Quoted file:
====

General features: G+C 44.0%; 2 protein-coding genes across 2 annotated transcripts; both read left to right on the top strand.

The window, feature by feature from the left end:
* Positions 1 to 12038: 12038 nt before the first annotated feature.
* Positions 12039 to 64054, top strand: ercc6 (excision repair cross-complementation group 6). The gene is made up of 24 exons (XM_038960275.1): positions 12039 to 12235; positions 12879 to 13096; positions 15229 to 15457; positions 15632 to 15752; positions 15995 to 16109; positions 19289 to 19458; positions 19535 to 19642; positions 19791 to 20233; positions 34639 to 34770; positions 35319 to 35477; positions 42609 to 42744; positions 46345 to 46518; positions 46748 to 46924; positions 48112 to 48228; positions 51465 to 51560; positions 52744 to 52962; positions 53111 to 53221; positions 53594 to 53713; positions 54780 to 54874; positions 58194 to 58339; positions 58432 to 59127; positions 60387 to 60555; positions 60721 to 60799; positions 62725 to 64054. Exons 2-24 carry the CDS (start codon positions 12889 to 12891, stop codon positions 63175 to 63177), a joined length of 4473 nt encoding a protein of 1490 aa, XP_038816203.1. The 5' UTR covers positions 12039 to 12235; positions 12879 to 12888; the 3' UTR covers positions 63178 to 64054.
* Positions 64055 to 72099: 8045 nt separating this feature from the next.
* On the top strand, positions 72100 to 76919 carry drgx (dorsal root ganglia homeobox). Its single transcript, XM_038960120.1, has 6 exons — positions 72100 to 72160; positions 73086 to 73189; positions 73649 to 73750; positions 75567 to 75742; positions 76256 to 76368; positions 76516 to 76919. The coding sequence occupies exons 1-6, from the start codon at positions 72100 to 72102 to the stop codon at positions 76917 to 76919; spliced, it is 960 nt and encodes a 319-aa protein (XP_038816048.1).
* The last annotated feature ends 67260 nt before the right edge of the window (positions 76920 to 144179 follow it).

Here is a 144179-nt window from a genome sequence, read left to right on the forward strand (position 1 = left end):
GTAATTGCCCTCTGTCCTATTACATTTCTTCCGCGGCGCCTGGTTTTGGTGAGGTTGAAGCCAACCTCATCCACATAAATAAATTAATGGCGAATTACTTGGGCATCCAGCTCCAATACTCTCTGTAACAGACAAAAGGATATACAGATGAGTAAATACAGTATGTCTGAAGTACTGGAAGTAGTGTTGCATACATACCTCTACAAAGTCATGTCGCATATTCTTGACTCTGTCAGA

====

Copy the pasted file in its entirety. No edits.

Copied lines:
General features: G+C 44.0%; 2 protein-coding genes across 2 annotated transcripts; both read left to right on the top strand.

The window, feature by feature from the left end:
* Positions 1 to 12038: 12038 nt before the first annotated feature.
* Positions 12039 to 64054, top strand: ercc6 (excision repair cross-complementation group 6). The gene is made up of 24 exons (XM_038960275.1): positions 12039 to 12235; positions 12879 to 13096; positions 15229 to 15457; positions 15632 to 15752; positions 15995 to 16109; positions 19289 to 19458; positions 19535 to 19642; positions 19791 to 20233; positions 34639 to 34770; positions 35319 to 35477; positions 42609 to 42744; positions 46345 to 46518; positions 46748 to 46924; positions 48112 to 48228; positions 51465 to 51560; positions 52744 to 52962; positions 53111 to 53221; positions 53594 to 53713; positions 54780 to 54874; positions 58194 to 58339; positions 58432 to 59127; positions 60387 to 60555; positions 60721 to 60799; positions 62725 to 64054. Exons 2-24 carry the CDS (start codon positions 12889 to 12891, stop codon positions 63175 to 63177), a joined length of 4473 nt encoding a protein of 1490 aa, XP_038816203.1. The 5' UTR covers positions 12039 to 12235; positions 12879 to 12888; the 3' UTR covers positions 63178 to 64054.
* Positions 64055 to 72099: 8045 nt separating this feature from the next.
* On the top strand, positions 72100 to 76919 carry drgx (dorsal root ganglia homeobox). Its single transcript, XM_038960120.1, has 6 exons — positions 72100 to 72160; positions 73086 to 73189; positions 73649 to 73750; positions 75567 to 75742; positions 76256 to 76368; positions 76516 to 76919. The coding sequence occupies exons 1-6, from the start codon at positions 72100 to 72102 to the stop codon at positions 76917 to 76919; spliced, it is 960 nt and encodes a 319-aa protein (XP_038816048.1).
* The last annotated feature ends 67260 nt before the right edge of the window (positions 76920 to 144179 follow it).

Here is a 144179-nt window from a genome sequence, read left to right on the forward strand (position 1 = left end):
GTAATTGCCCTCTGTCCTATTACATTTCTTCCGCGGCGCCTGGTTTTGGTGAGGTTGAAGCCAACCTCATCCACATAAATAAATTAATGGCGAATTACTTGGGCATCCAGCTCCAATACTCTCTGTAACAGACAAAAGGATATACAGATGAGTAAATACAGTATGTCTGAAGTACTGGAAGTAGTGTTGCATACATACCTCTACAAAGTCATGTCGCATATTCTTGACTCTGTCAGA